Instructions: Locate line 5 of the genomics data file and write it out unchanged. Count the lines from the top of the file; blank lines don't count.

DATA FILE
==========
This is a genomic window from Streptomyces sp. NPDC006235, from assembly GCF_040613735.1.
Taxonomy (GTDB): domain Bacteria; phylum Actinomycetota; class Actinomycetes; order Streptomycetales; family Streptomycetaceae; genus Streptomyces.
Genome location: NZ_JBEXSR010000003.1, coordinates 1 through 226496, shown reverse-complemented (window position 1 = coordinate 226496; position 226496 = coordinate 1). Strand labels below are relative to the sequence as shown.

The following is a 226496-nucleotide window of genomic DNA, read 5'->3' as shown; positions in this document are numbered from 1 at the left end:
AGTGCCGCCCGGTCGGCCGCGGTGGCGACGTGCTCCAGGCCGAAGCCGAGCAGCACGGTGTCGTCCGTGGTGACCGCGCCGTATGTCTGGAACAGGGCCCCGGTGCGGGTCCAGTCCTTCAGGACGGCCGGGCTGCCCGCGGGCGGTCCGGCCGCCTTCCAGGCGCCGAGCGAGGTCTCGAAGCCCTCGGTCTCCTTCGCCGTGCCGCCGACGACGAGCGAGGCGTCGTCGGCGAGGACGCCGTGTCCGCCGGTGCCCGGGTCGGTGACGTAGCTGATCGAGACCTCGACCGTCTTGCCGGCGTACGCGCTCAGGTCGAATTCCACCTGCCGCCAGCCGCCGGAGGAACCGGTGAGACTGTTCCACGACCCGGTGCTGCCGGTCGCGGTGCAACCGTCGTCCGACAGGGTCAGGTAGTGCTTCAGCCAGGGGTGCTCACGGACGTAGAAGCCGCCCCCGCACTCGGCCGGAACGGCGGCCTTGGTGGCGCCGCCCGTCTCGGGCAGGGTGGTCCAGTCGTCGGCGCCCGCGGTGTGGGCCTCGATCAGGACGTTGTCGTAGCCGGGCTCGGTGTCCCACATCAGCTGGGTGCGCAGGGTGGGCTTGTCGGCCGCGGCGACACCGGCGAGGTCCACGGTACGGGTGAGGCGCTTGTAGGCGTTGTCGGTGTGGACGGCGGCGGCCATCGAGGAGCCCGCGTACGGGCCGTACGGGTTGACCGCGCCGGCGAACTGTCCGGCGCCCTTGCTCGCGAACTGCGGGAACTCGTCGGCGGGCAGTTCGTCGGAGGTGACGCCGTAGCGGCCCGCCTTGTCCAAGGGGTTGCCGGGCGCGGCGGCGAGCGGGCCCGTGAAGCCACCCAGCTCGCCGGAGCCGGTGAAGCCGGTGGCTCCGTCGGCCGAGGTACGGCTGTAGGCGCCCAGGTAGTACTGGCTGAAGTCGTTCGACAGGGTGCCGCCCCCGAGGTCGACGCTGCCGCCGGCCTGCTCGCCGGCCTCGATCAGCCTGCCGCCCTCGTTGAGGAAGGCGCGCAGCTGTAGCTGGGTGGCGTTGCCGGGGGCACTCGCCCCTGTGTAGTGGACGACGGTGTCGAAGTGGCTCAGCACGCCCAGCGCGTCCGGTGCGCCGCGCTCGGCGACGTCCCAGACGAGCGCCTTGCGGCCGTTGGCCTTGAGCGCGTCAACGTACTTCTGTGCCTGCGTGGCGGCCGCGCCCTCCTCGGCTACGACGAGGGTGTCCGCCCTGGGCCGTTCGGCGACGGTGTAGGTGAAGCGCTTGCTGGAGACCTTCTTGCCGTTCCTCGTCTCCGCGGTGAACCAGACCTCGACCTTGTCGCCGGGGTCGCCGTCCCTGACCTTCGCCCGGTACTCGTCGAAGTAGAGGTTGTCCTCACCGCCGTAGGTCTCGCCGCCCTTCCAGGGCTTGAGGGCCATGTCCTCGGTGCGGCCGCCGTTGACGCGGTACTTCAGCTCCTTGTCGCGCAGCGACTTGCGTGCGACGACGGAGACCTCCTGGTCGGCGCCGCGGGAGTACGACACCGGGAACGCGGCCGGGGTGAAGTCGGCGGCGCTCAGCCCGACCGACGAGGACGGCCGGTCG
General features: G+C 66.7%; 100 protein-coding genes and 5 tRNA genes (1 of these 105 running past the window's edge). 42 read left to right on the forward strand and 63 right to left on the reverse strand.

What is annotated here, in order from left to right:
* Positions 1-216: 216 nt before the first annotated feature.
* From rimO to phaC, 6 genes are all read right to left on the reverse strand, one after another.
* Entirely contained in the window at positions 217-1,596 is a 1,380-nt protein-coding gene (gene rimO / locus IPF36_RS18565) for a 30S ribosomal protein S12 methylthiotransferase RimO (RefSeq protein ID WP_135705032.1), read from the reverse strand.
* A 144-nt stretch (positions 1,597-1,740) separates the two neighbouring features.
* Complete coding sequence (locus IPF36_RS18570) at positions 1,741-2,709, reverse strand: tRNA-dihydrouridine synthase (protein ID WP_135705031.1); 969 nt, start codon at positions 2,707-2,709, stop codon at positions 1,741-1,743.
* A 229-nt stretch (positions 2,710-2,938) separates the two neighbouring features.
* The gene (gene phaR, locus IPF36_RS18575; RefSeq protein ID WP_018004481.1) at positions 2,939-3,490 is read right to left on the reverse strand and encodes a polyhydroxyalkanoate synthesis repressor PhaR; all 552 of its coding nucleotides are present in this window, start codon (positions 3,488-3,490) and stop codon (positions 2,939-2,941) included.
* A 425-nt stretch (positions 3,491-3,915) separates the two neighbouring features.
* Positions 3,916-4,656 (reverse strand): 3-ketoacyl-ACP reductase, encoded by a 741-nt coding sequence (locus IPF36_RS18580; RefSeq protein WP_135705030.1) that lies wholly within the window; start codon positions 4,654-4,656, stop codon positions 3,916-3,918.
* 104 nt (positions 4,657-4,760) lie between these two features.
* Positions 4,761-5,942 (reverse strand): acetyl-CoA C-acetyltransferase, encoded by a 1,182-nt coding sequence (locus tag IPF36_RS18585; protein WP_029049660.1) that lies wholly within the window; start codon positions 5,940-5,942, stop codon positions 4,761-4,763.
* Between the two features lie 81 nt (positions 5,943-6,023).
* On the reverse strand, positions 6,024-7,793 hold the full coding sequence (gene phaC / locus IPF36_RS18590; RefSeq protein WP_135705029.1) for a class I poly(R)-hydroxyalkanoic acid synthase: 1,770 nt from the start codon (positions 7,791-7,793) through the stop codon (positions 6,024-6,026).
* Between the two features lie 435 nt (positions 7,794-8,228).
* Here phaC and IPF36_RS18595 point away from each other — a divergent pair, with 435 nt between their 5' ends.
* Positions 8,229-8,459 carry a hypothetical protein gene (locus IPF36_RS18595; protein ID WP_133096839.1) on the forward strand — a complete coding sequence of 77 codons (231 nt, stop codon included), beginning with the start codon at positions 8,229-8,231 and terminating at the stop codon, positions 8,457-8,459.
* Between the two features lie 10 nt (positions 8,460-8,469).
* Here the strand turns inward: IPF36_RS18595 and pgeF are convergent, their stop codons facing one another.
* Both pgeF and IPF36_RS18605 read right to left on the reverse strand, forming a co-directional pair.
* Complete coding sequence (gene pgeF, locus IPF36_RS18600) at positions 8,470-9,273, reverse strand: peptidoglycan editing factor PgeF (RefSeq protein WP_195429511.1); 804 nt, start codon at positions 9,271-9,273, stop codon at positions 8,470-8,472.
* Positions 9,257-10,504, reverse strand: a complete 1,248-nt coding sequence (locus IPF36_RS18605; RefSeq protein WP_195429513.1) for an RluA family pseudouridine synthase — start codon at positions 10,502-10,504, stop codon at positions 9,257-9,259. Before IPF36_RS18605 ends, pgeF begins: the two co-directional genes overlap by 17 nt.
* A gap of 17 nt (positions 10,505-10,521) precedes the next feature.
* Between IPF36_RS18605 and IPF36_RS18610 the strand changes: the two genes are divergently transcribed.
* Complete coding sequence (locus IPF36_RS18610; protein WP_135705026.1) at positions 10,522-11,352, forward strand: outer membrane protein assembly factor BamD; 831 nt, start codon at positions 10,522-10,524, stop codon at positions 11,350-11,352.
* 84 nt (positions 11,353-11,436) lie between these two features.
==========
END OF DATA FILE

AGTGCCGCCCGGTCGGCCGCGGTGGCGACGTGCTCCAGGCCGAAGCCGAGCAGCACGGTGTCGTCCGTGGTGACCGCGCCGTATGTCTGGAACAGGGCCCCGGTGCGGGTCCAGTCCTTCAGGACGGCCGGGCTGCCCGCGGGCGGTCCGGCCGCCTTCCAGGCGCCGAGCGAGGTCTCGAAGCCCTCGGTCTCCTTCGCCGTGCCGCCGACGACGAGCGAGGCGTCGTCGGCGAGGACGCCGTGTCCGCCGGTGCCCGGGTCGGTGACGTAGCTGATCGAGACCTCGACCGTCTTGCCGGCGTACGCGCTCAGGTCGAATTCCACCTGCCGCCAGCCGCCGGAGGAACCGGTGAGACTGTTCCACGACCCGGTGCTGCCGGTCGCGGTGCAACCGTCGTCCGACAGGGTCAGGTAGTGCTTCAGCCAGGGGTGCTCACGGACGTAGAAGCCGCCCCCGCACTCGGCCGGAACGGCGGCCTTGGTGGCGCCGCCCGTCTCGGGCAGGGTGGTCCAGTCGTCGGCGCCCGCGGTGTGGGCCTCGATCAGGACGTTGTCGTAGCCGGGCTCGGTGTCCCACATCAGCTGGGTGCGCAGGGTGGGCTTGTCGGCCGCGGCGACACCGGCGAGGTCCACGGTACGGGTGAGGCGCTTGTAGGCGTTGTCGGTGTGGACGGCGGCGGCCATCGAGGAGCCCGCGTACGGGCCGTACGGGTTGACCGCGCCGGCGAACTGTCCGGCGCCCTTGCTCGCGAACTGCGGGAACTCGTCGGCGGGCAGTTCGTCGGAGGTGACGCCGTAGCGGCCCGCCTTGTCCAAGGGGTTGCCGGGCGCGGCGGCGAGCGGGCCCGTGAAGCCACCCAGCTCGCCGGAGCCGGTGAAGCCGGTGGCTCCGTCGGCCGAGGTACGGCTGTAGGCGCCCAGGTAGTACTGGCTGAAGTCGTTCGACAGGGTGCCGCCCCCGAGGTCGACGCTGCCGCCGGCCTGCTCGCCGGCCTCGATCAGCCTGCCGCCCTCGTTGAGGAAGGCGCGCAGCTGTAGCTGGGTGGCGTTGCCGGGGGCACTCGCCCCTGTGTAGTGGACGACGGTGTCGAAGTGGCTCAGCACGCCCAGCGCGTCCGGTGCGCCGCGCTCGGCGACGTCCCAGACGAGCGCCTTGCGGCCGTTGGCCTTGAGCGCGTCAACGTACTTCTGTGCCTGCGTGGCGGCCGCGCCCTCCTCGGCTACGACGAGGGTGTCCGCCCTGGGCCGTTCGGCGACGGTGTAGGTGAAGCGCTTGCTGGAGACCTTCTTGCCGTTCCTCGTCTCCGCGGTGAACCAGACCTCGACCTTGTCGCCGGGGTCGCCGTCCCTGACCTTCGCCCGGTACTCGTCGAAGTAGAGGTTGTCCTCACCGCCGTAGGTCTCGCCGCCCTTCCAGGGCTTGAGGGCCATGTCCTCGGTGCGGCCGCCGTTGACGCGGTACTTCAGCTCCTTGTCGCGCAGCGACTTGCGTGCGACGACGGAGACCTCCTGGTCGGCGCCGCGGGAGTACGACACCGGGAACGCGGCCGGGGTGAAGTCGGCGGCGCTCAGCCCGACCGACGAGGACGGCCGGTCG